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Diagnosing essential tremor after death helps families learn risk

Over 2 decades, UTSW Neurology Chair and colleagues develop algorithms that verify common neurodegenerative disease in postmortem brains

DALLAS – June 18, 2024 – A statistical tool designed to analyze 11 characteristics of postmortem brains reliably diagnosed a common neurodegenerative disease known as essential tremor (ET), a study led by researchers at UT Southwestern Medical Center and Columbia University shows. Their findings, 20 years in the making and published in the Annals of Clinical and Translational Neurology, could eventually help relatives of deceased ET patients know their hereditary risk of getting the disease.

“These results are exciting because they show that these markers of pathology, when taken as a whole, can really distinguish brains with this disease from a normal brain,” said Elan Louis, M.D., M.S., Chair and Professor of Neurology at UT Southwestern and an Investigator in the Peter O’Donnell Jr. Brain Institute. Dr. Louis co-led the study with longtime collaborator Phyllis Faust, M.D., Ph.D., Professor of Pathology and Cell Biology at Columbia University Vagelos College of Physicians and Surgeons.

Elan Louis, M.D., M.S.
Elan Louis, M.D., M.S., Chair and Professor of Neurology at UT Southwestern, holds the Linda and Mitch Hart Distinguished Chair in Neurology.

ET is the second-most common neurodegenerative disease worldwide, affecting about 7 million people in the U.S. and producing about 1,000 diagnoses every day, Dr. Louis explained. Marked by rhythmic trembling of the hands, head, and/or other body areas and often accompanied by nonmotor symptoms such as anxiety, depression, and sleep difficulties, ET shares features with several other neurodegenerative diseases, including Parkinson’s and Alzheimer’s.

But unlike those conditions, which can be definitively diagnosed after death by analyzing microscopic sections of brains, ET can only be diagnosed clinically through a neurological history and examination of living patients. Some estimates suggest ET is misdiagnosed in 30% to 50% of cases, Dr. Louis said.

Because first-degree relatives of ET patients (such as a parent, sibling, or child) are nearly five times more likely to develop the disease than the general population, having a way to definitively diagnose it – even after death – would be useful. However, few studies have assessed metrics that differ between the brains of healthy individuals and those with ET, a necessary step toward making accurate postmortem diagnoses.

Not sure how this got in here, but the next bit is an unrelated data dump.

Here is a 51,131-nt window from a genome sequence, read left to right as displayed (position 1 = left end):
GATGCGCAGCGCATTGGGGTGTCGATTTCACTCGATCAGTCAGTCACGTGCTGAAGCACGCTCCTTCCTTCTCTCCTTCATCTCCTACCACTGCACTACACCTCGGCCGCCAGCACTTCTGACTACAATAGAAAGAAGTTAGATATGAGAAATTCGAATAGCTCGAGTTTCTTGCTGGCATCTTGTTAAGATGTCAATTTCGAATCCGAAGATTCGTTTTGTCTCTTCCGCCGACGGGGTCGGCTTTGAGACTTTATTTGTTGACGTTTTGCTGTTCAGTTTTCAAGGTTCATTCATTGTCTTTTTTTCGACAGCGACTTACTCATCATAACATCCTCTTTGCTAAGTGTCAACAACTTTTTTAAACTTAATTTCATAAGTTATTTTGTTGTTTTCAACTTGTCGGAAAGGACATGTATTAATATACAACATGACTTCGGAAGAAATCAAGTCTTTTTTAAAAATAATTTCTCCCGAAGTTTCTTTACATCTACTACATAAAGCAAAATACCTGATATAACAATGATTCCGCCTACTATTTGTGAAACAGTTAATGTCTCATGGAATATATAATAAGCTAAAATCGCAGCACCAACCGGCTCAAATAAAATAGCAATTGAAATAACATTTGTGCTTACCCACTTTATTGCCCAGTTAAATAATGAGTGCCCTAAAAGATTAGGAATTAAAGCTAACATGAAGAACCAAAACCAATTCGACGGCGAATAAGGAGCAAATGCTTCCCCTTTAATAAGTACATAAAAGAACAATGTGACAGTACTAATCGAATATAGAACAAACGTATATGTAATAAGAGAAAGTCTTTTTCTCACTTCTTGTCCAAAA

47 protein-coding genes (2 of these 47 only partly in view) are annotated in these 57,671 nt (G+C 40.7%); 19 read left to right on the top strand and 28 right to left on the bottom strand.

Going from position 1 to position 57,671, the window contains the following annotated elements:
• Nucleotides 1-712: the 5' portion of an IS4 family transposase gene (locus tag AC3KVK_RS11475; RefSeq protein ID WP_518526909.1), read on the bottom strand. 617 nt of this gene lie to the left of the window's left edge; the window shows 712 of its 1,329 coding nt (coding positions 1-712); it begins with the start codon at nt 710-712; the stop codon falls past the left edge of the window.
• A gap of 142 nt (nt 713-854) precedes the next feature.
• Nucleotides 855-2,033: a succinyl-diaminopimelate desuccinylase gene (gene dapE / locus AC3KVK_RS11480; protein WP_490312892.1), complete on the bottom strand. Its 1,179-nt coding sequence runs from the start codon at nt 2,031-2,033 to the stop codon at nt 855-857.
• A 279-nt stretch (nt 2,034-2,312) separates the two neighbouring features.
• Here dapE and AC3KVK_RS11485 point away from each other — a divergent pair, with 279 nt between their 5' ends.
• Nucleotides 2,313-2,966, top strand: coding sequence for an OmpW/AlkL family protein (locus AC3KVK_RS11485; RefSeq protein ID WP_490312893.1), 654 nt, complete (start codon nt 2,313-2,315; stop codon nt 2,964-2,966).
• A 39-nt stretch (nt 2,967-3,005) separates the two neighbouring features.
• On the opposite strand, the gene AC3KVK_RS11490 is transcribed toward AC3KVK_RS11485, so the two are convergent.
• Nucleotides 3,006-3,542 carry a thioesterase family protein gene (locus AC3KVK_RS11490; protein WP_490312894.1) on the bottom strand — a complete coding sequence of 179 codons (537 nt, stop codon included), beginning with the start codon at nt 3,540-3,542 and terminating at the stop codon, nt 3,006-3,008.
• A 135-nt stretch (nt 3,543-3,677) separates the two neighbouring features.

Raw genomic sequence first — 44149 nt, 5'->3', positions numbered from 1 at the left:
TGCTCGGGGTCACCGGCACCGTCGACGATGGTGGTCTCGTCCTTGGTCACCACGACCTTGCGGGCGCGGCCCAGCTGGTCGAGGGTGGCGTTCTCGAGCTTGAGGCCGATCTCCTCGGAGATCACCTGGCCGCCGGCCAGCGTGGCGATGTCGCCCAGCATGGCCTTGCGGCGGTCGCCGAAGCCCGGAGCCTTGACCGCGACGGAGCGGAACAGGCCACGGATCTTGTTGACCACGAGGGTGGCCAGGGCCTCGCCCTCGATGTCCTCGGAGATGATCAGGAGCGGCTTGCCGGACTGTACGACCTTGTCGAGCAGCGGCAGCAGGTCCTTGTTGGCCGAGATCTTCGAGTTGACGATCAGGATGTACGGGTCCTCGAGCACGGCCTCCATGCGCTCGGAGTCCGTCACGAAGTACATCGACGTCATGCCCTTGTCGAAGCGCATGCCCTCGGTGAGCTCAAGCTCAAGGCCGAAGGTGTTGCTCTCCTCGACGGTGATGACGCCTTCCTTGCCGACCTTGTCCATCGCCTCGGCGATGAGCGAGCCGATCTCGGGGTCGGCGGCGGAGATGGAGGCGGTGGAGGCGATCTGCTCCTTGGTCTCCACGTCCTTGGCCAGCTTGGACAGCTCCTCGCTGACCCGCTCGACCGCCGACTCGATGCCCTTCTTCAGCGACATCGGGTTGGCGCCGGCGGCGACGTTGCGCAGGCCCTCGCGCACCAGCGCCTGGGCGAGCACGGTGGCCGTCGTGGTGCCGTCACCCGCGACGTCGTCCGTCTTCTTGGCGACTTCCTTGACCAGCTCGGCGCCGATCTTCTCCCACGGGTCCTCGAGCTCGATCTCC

Purkinje cells image
Changes in the brains of patients with essential tremor are centered on a group of neurons in the cerebellum known as Purkinje cells, the round and oval green objects in this image.

Two decades ago, Dr. Louis began addressing this problem by establishing the Essential Tremor Centralized Brain Repository at Columbia University – a collection of ET patients’ brains that now numbers in the hundreds. By carefully analyzing characteristics of these brains, Dr. Louis, Dr. Faust, and their colleagues have discovered 37 different metrics that can help distinguish ET brains from healthy ones. Although the researchers have studied each of these characteristics in isolation, producing more than 70 peer-reviewed papers, no studies had tested whether a combination of these metrics could reliably tell ET and healthy brains apart.

Homing in on 11 particularly robust metrics, all of which focused on Purkinje cells (a neuron in the cerebellum that’s particularly affected in ET) and neighboring cell populations, Drs. Louis, Faust, and colleagues applied a variety of select statistical methods and developed machine learning algorithms that can provide a positive or negative ET diagnosis to pathologists. After “training” the algorithms with data from healthy and ET brain sections, the researchers ran the algorithms on data from new brain sections. Their findings showed sensitivity and specificity – measures of accuracy – greater than 90% for the majority of diagnoses delivered by the algorithms.

The researchers have developed a web-based application that pathologists can use to input their own metrics from brain slices for ET diagnoses. Dr. Louis noted that future research may focus on using artificial intelligence (AI) to provide a visual analysis of brain sections, saving pathologists the work of annotating brain features. Eventually, he added, findings from this study, which emphasize the importance of Purkinje cells in ET, could be used to develop more neuroimaging-based diagnoses for ET in living patients so they can receive effective treatments, which are currently in development.

Dr. Louis holds the Linda and Mitch Hart Distinguished Chair in Neurology.

This study was funded by grants from the National Institute of Neurological Disorders and Stroke (R01 NS088257, R01 NS086736, and R01 NS117745).

About UT Southwestern Medical Center  

UT Southwestern, one of the nation’s premier academic medical centers, integrates pioneering biomedical research with exceptional clinical care and education. The institution’s faculty members have received six Nobel Prizes and include 25 members of the National Academy of Sciences, 21 members of the National Academy of Medicine, and 13 Howard Hughes Medical Institute Investigators. The full-time faculty of more than 3,100 is responsible for groundbreaking medical advances and is committed to translating science-driven research quickly to new clinical treatments. UT Southwestern physicians provide care in more than 80 specialties to more than 120,000 hospitalized patients, more than 360,000 emergency room cases, and oversee nearly 5 million outpatient visits a year.